15-year-old case of murdered British Sikh woman remains unsolved
By News Desk
Fifteen years since a pregnant woman was found strangled and burned at her home in Quinton, Birmingham, the case still remains unsolved.
Kuldeep Kaur Sidhu, who was 25 years old at the time of her death, had lost her life by the time the firefighters arrived and smashed their way into the burning home. The incident led to several questions, which have remained unanswered since.
The woman’s body was discovered with a rope tied around her neck and body. Adding to the confusion was a strange suicide note, which was subsequently read in its entirety by a coroner, which is reported to be unusual. It was determined not to have been authored by the deceased, Birmingham Live reports.
Investigations uncovered that Sidhu was in fact strangled to death. During the inquest, it was concluded that this was a case of unlawful killing, with the use of both the rope and the fire being identified as attempts to conceal the crime. However, to date, no one has been held accountable for this tragic incident.
Sikh activists have demanded justice for the woman as West Midlands Police are still nowhere close to finding any evidence. Sidhu was newly married and in the early stages of pregnancy when the tragic incident occurred.
Sikh Women’s Aid, a domestic abuse charity based in the West Midlands, is advocating for a reopening of her case. This effort is part of a broader initiative aimed at preventing the forgotten deaths of murdered Sikh women and providing their loved ones with the closure they seek.
According to Birmingham Live, Aidan Cotter, who served as Birmingham Coroner at the time, asserted that Sidhu’s death was not the result of a stranger’s actions. Instead, it was a deliberate attempt to stage her death as a suicide, with the fire set in order to eliminate evidence. He said during the inquest in May 2010: “In my view, the evidence shows clearly this was not murder by a stranger. An attempt was made to destroy the evidence by burning her body to make it look as if Kuldeep had taken her own life by hanging. She had not.”
It’s notable that she had been married for only six months when she tragically passed away, and she was in the early stages of pregnancy at the time of her death.
Years have passed, but the case remains unresolved as law enforcement officers continue to seek information. Sikh Women’s Aid, however, suggests that this case may extend beyond a cruel murder and potentially involve honor-based violence.
Following the inquest into her death, the police highlighted their belief that the key to solving Kuldeep’s case lies with individuals known to her. This indicates their suspicion that someone close to her may have crucial information about what transpired.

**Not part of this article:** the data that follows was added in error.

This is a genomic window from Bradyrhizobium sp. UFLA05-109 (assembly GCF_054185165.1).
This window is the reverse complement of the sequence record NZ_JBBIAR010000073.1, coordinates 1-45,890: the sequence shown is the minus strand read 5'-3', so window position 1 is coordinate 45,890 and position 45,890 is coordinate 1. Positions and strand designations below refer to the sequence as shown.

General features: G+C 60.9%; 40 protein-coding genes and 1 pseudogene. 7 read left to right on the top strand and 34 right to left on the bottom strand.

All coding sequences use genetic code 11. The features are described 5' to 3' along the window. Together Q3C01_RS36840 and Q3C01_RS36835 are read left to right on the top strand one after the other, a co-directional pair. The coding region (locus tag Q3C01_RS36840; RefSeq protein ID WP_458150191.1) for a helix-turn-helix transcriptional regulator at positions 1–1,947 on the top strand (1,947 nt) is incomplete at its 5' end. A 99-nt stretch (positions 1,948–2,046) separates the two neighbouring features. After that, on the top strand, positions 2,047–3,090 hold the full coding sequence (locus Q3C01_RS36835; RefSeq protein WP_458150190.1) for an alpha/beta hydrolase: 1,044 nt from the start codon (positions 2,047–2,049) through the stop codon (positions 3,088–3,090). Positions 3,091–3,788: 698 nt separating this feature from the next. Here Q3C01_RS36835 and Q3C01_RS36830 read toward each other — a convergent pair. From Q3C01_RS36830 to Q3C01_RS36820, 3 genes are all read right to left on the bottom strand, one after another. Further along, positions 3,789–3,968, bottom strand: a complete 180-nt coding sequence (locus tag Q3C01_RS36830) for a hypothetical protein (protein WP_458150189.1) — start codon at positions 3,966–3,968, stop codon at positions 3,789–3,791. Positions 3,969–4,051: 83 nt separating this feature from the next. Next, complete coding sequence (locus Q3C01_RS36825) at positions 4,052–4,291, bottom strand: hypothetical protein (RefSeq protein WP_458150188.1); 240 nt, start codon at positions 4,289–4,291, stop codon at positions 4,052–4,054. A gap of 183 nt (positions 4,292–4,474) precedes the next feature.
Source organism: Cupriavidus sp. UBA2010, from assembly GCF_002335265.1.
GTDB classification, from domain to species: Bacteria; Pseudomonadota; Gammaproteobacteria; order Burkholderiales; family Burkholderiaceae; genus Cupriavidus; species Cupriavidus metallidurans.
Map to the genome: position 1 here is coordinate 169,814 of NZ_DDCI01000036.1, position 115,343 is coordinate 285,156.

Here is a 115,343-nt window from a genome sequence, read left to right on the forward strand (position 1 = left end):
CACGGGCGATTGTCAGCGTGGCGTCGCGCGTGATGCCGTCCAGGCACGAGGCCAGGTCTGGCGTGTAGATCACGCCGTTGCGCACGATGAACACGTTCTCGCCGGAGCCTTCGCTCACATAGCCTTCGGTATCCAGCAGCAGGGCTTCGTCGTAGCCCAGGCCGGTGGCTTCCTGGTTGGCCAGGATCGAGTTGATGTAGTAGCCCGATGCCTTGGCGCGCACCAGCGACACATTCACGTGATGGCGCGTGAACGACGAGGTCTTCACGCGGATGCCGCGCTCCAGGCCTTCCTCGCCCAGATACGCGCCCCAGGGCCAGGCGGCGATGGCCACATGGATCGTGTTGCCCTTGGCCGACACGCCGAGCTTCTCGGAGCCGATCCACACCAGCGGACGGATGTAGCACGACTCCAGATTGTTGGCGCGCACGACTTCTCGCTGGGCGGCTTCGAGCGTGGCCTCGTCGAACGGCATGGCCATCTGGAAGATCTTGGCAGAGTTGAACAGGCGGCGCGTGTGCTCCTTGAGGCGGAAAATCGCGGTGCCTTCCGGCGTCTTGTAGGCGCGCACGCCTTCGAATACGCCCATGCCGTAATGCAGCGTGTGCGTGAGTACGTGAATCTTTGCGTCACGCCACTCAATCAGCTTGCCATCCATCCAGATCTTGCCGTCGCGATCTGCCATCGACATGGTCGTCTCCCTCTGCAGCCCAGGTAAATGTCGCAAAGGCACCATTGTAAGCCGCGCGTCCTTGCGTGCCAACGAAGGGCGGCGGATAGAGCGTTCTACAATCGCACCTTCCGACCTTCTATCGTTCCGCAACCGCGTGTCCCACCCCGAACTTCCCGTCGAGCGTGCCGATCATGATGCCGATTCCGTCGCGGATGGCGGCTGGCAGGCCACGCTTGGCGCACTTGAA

Detective Sergeant Andrew Houston, of West Midlands Police, told reporters at that time: “There has been a wide-ranging, painstaking inquiry into the death of Kuldeep Sidhu. It is clear from our investigation and from the comments made during the course of this inquest by Mr Cotter that the answer to whoever has committed this murder lies closely around the scene and around those known to Kuldeep.
“Mr Cotter emphasised this was not, in his opinion, murder by a stranger and we believe the evidence points strongly to emphasise this fact. I would like to take the opportunity of making a further witness appeal and would ask that people cast their mind back to where they were within the Quinton area or the wider Birmingham area on May 13 and 14, 2008.”
Sikh Women’s Aid reports receiving numerous calls from Sikh women who have experienced domestic abuse, caste discrimination, and cruelty. To prevent more Sikh women from becoming forgotten victims, the organisation has called upon West Midlands Police to reopen Sidhu’s case and appeal for additional witnesses.
Sahdaish Pall 50, CEO of Sikh Women’s Aid, said: “This year was our first vigil because when we looked up these West Midlands cases, even I didnt know these stories and I have worked in this sector for years. It is important these vigils are done to remind people.
“These cases are all linked to shame and the honour of the family.
“We have had a number of cases of Sikh women reporting domestic violence because of caste, they are not accepted and are threatened or suffer violence. We encourage them to report this as a hate crime but under the Equality Act 2010 it is treated as racism.
“Sometimes women have a happy marriage but abusive in-laws. These deaths are sad because the families don’t get closure.
“When you look at Sikh women’s cases though they become landmark cases like Kiranjit Ahluwalia or Surjit Athwal. Yet so many people in our community deny abuse happens.
“We have a problem and we have to accept it and do something. We will continue to shout up about Sikh women.”
Jenny Birch, of West Midlands Police homicide review team, issued an update on Sidhu’s case and another victim, Surinder Kaur Varyapraj: “We know the pain of losing a loved one can never disappear and it’s why no murder investigation is ever closed.
“There have been extensive enquiries – and appeals for information – over the years but sadly the identities of both Surinder and Kuldeep’s killers remain unknown.
“There are currently no new, or active lines of investigation into the unconnected deaths at this stage.
“However, we carry out regular reviews of all unsolved murders to assess whether advancements in policing, such as forensics, can assist a case.
“If any new information comes to light or fresh evidential opportunities are identified then these will be fully explored. We will never give up trying to get justice for victims and families.”